Crafting with Kids

There are lots of great reasons for encouraging your kids to do more arts and crafts, from the fact that it aids basic learning processes, such as letter and number recognition and also promotes basic coordination and motor skills, to its inherent ability to stimulate creativity and imaginative play. When a young child is engaged in arts and crafts, their naturally inquisitive minds and hands-on approach takes over, and they can learn an incredible amount without even realizing they are doing anything other than having fun.

Plus, quite simply, being involved with arts and crafts with your kids is a great way to enjoy family activities together. Involving your children in a practical purpose and showing them the joy in making things is a positive step. It’s also an ideal activity to do when the seasons start to turn, when the weather gets colder outside or on rainy days.

A successful arts and crafts activity is an excellent source of personal satisfaction for the child, who will gain a sense of pride at finishing a project. In addition, they will learn how to use basic tools along the way, including scissors, glue and brushes to carving tools, modeling clay and knitting needles.

Children will learn perseverance from their arts and crafting; they learn how to sit still and really work at something that requires a great deal of concentration. Depending on the complexity of a project, it can sometimes take several weeks and will require dexterity as well as patience to complete. Children thus learn that some things take hard work and determination to achieve the end result they desire.

Organizing an arts and crafts session with children

Anyone planning an arts and crafts session with their kids must first accept that things are going to get messy, so make sure furniture as well as clothing is prepared. If you don’t have a workshop area available, cover the kitchen or dining room table with newspaper or similar. Use washable, non-toxic materials and ensure before you start that the kids are wearing overalls or old clothes that nobody will mind getting paint on.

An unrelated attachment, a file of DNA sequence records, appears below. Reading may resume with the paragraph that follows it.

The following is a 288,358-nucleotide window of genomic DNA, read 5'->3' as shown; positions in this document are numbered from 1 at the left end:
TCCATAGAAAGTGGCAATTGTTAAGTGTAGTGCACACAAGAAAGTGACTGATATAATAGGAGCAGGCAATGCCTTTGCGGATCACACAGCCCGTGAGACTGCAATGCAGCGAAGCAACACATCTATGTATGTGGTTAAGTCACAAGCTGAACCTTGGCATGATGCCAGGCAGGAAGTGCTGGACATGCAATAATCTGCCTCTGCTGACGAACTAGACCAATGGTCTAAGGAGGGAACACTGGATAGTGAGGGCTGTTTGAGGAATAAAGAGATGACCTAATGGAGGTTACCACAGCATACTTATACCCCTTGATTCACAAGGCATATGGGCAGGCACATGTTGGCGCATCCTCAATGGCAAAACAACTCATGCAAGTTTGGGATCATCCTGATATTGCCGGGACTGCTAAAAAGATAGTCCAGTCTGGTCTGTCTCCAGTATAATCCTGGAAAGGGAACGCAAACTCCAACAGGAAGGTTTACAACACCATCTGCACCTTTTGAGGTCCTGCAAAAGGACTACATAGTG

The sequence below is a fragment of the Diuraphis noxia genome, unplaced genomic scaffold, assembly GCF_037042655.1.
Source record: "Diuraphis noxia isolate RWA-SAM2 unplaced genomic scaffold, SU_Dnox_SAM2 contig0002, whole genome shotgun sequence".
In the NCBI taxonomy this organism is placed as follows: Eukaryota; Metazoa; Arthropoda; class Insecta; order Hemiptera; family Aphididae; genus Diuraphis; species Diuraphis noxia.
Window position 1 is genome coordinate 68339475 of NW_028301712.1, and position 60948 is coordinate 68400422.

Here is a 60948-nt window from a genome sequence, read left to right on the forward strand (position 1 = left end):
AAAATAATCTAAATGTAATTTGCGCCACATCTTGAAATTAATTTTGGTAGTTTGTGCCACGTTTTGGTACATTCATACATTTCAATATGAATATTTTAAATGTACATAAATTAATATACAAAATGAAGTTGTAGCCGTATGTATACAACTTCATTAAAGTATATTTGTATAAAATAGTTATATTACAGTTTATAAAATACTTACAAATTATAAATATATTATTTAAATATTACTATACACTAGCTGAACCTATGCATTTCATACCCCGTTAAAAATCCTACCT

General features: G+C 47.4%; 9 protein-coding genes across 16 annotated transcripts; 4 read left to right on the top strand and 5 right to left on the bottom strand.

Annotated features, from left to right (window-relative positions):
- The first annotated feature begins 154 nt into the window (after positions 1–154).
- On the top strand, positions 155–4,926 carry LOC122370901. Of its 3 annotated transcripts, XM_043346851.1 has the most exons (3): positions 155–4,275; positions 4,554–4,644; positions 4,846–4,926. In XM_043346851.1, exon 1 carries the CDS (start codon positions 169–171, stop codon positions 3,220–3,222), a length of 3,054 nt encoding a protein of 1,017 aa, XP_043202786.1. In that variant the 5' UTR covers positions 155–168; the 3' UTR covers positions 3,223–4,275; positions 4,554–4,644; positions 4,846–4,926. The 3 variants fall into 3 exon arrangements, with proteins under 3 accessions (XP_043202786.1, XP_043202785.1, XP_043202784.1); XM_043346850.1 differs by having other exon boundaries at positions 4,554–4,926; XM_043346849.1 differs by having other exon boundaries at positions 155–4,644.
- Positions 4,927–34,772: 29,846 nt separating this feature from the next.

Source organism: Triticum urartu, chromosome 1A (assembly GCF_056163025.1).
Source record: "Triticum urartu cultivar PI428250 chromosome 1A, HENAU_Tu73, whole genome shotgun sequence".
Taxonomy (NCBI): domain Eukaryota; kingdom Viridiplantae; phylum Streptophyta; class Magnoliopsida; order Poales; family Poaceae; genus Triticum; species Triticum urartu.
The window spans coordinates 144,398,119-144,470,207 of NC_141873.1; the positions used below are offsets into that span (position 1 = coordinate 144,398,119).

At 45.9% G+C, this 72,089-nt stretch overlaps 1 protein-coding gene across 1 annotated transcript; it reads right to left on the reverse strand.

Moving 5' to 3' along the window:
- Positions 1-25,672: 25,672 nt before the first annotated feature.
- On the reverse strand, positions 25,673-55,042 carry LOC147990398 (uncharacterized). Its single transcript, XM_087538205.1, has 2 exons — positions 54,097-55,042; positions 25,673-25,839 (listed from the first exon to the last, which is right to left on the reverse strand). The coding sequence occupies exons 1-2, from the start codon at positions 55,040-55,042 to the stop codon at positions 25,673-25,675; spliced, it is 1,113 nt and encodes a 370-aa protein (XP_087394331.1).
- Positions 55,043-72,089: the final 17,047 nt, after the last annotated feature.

Allow a good amount of space on the kitchen table or any other work surface (extending dining tables are good for this), but remember that things might not be dry by the time the session is over; it’s not generally a good idea to take over the dining table for a painting session one hour before you plan on serving up the evening meal. Think ahead and allot enough time as well as space for a stress-free session.

There is really no limit to what kind of arts and crafts projects you can do with your kids, but some great activities include: Painting; making simple things from cardboard, papier mache, or ordinary throwaway household items; pottery; collages (using old magazines and brochures); embroidery and sewing.

Remember that there’s no one right way for the finished object to turn out. Arts and crafts with children isn’t for perfectionists, and while as a parent you are sure to see lots of mistakes, for the child, anything goes, so encourage free thought and don’t attempt to push for a perfect outcome as this will only lead to frustration. The older the child, the more likely they are to give up if they feel they are not doing it right. If you are a bit of a crafter yourself, consider keeping some of the materials for after bedtime and work on your own masterpiece alone.

Crafts should be age appropriate, and if working with younger kids don’t make it too complicated. The idea is that everyone is actively involved rather than simply along for the ride. And finally: Remember that the value comes in the making, rather than the end result.

Leave a Reply

Your email address will not be published. Required fields are marked *